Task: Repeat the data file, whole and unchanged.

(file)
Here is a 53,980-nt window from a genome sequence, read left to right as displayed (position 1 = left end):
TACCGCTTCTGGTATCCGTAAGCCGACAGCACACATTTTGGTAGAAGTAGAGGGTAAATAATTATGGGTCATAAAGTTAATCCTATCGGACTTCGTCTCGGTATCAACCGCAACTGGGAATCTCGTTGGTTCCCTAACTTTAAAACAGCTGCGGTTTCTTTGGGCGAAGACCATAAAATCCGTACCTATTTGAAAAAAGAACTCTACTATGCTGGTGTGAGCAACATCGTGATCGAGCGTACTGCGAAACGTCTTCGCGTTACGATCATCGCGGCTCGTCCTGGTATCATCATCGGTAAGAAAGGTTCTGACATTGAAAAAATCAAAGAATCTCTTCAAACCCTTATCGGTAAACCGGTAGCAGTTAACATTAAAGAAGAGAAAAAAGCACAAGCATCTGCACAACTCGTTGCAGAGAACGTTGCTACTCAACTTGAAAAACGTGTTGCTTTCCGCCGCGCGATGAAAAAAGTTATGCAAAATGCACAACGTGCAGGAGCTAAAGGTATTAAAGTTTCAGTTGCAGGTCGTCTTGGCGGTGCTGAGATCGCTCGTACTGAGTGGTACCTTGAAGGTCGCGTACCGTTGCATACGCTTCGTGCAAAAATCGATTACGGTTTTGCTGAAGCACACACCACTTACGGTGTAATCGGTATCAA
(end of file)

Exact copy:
Here is a 53,980-nt window from a genome sequence, read left to right as displayed (position 1 = left end):
TACCGCTTCTGGTATCCGTAAGCCGACAGCACACATTTTGGTAGAAGTAGAGGGTAAATAATTATGGGTCATAAAGTTAATCCTATCGGACTTCGTCTCGGTATCAACCGCAACTGGGAATCTCGTTGGTTCCCTAACTTTAAAACAGCTGCGGTTTCTTTGGGCGAAGACCATAAAATCCGTACCTATTTGAAAAAAGAACTCTACTATGCTGGTGTGAGCAACATCGTGATCGAGCGTACTGCGAAACGTCTTCGCGTTACGATCATCGCGGCTCGTCCTGGTATCATCATCGGTAAGAAAGGTTCTGACATTGAAAAAATCAAAGAATCTCTTCAAACCCTTATCGGTAAACCGGTAGCAGTTAACATTAAAGAAGAGAAAAAAGCACAAGCATCTGCACAACTCGTTGCAGAGAACGTTGCTACTCAACTTGAAAAACGTGTTGCTTTCCGCCGCGCGATGAAAAAAGTTATGCAAAATGCACAACGTGCAGGAGCTAAAGGTATTAAAGTTTCAGTTGCAGGTCGTCTTGGCGGTGCTGAGATCGCTCGTACTGAGTGGTACCTTGAAGGTCGCGTACCGTTGCATACGCTTCGTGCAAAAATCGATTACGGTTTTGCTGAAGCACACACCACTTACGGTGTAATCGGTATCAA